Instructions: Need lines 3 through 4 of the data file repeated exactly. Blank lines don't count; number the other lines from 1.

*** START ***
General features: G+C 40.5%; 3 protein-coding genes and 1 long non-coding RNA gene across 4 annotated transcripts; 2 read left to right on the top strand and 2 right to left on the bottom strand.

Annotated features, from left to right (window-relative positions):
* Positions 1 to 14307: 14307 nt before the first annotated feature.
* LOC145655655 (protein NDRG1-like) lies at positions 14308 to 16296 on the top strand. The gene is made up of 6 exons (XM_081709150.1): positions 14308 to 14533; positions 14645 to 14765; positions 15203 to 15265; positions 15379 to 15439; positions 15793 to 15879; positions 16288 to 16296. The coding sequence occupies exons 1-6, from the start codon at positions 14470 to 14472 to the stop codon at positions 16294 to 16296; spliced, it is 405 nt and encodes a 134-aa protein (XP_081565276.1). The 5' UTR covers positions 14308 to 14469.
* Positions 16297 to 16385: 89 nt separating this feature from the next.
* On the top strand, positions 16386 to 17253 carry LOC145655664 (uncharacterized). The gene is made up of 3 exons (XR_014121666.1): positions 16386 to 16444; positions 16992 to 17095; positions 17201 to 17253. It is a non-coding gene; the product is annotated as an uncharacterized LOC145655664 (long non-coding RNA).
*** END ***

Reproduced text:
* Positions 1 to 14307: 14307 nt before the first annotated feature.
* LOC145655655 (protein NDRG1-like) lies at positions 14308 to 16296 on the top strand. The gene is made up of 6 exons (XM_081709150.1): positions 14308 to 14533; positions 14645 to 14765; positions 15203 to 15265; positions 15379 to 15439; positions 15793 to 15879; positions 16288 to 16296. The coding sequence occupies exons 1-6, from the start codon at positions 14470 to 14472 to the stop codon at positions 16294 to 16296; spliced, it is 405 nt and encodes a 134-aa protein (XP_081565276.1). The 5' UTR covers positions 14308 to 14469.